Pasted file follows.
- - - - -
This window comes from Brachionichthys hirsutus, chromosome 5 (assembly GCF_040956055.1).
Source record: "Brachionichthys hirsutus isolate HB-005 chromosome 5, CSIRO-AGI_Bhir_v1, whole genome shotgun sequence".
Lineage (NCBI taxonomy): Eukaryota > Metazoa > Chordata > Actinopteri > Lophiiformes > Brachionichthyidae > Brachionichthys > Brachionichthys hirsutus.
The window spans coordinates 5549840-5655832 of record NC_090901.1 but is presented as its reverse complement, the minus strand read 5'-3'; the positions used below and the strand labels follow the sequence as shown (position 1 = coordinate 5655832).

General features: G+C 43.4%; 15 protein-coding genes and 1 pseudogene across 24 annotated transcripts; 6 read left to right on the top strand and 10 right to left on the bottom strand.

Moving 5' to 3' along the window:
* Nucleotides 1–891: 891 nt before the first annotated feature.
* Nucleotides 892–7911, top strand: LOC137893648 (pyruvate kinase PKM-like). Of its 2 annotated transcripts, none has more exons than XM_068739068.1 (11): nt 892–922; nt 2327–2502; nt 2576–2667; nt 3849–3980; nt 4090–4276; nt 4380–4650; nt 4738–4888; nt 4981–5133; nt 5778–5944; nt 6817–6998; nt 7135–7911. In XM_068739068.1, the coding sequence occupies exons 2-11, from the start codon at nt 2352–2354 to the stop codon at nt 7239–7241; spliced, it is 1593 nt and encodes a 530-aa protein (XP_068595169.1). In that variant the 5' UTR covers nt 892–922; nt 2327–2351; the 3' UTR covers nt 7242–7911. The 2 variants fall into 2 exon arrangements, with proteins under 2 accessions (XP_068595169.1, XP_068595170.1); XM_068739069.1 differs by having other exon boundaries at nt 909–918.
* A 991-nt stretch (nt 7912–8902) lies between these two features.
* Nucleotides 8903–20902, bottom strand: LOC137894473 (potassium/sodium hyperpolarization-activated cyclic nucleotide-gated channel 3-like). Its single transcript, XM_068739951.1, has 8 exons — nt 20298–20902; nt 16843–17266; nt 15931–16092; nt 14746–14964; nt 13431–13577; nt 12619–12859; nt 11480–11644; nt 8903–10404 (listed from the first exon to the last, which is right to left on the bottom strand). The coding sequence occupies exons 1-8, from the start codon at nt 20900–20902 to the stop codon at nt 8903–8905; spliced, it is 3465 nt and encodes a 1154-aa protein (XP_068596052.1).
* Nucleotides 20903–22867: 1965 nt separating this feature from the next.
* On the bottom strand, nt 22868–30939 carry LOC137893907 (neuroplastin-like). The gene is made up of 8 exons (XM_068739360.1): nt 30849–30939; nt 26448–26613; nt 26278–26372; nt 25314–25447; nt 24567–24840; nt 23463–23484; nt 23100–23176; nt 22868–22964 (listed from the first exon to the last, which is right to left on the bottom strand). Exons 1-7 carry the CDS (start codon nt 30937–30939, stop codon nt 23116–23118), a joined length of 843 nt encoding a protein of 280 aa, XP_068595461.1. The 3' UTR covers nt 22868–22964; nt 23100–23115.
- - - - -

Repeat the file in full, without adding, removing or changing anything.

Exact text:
This window comes from Brachionichthys hirsutus, chromosome 5 (assembly GCF_040956055.1).
Source record: "Brachionichthys hirsutus isolate HB-005 chromosome 5, CSIRO-AGI_Bhir_v1, whole genome shotgun sequence".
Lineage (NCBI taxonomy): Eukaryota > Metazoa > Chordata > Actinopteri > Lophiiformes > Brachionichthyidae > Brachionichthys > Brachionichthys hirsutus.
The window spans coordinates 5549840-5655832 of record NC_090901.1 but is presented as its reverse complement, the minus strand read 5'-3'; the positions used below and the strand labels follow the sequence as shown (position 1 = coordinate 5655832).

General features: G+C 43.4%; 15 protein-coding genes and 1 pseudogene across 24 annotated transcripts; 6 read left to right on the top strand and 10 right to left on the bottom strand.

Moving 5' to 3' along the window:
* Nucleotides 1–891: 891 nt before the first annotated feature.
* Nucleotides 892–7911, top strand: LOC137893648 (pyruvate kinase PKM-like). Of its 2 annotated transcripts, none has more exons than XM_068739068.1 (11): nt 892–922; nt 2327–2502; nt 2576–2667; nt 3849–3980; nt 4090–4276; nt 4380–4650; nt 4738–4888; nt 4981–5133; nt 5778–5944; nt 6817–6998; nt 7135–7911. In XM_068739068.1, the coding sequence occupies exons 2-11, from the start codon at nt 2352–2354 to the stop codon at nt 7239–7241; spliced, it is 1593 nt and encodes a 530-aa protein (XP_068595169.1). In that variant the 5' UTR covers nt 892–922; nt 2327–2351; the 3' UTR covers nt 7242–7911. The 2 variants fall into 2 exon arrangements, with proteins under 2 accessions (XP_068595169.1, XP_068595170.1); XM_068739069.1 differs by having other exon boundaries at nt 909–918.
* A 991-nt stretch (nt 7912–8902) lies between these two features.
* Nucleotides 8903–20902, bottom strand: LOC137894473 (potassium/sodium hyperpolarization-activated cyclic nucleotide-gated channel 3-like). Its single transcript, XM_068739951.1, has 8 exons — nt 20298–20902; nt 16843–17266; nt 15931–16092; nt 14746–14964; nt 13431–13577; nt 12619–12859; nt 11480–11644; nt 8903–10404 (listed from the first exon to the last, which is right to left on the bottom strand). The coding sequence occupies exons 1-8, from the start codon at nt 20900–20902 to the stop codon at nt 8903–8905; spliced, it is 3465 nt and encodes a 1154-aa protein (XP_068596052.1).
* Nucleotides 20903–22867: 1965 nt separating this feature from the next.
* On the bottom strand, nt 22868–30939 carry LOC137893907 (neuroplastin-like). The gene is made up of 8 exons (XM_068739360.1): nt 30849–30939; nt 26448–26613; nt 26278–26372; nt 25314–25447; nt 24567–24840; nt 23463–23484; nt 23100–23176; nt 22868–22964 (listed from the first exon to the last, which is right to left on the bottom strand). Exons 1-7 carry the CDS (start codon nt 30937–30939, stop codon nt 23116–23118), a joined length of 843 nt encoding a protein of 280 aa, XP_068595461.1. The 3' UTR covers nt 22868–22964; nt 23100–23115.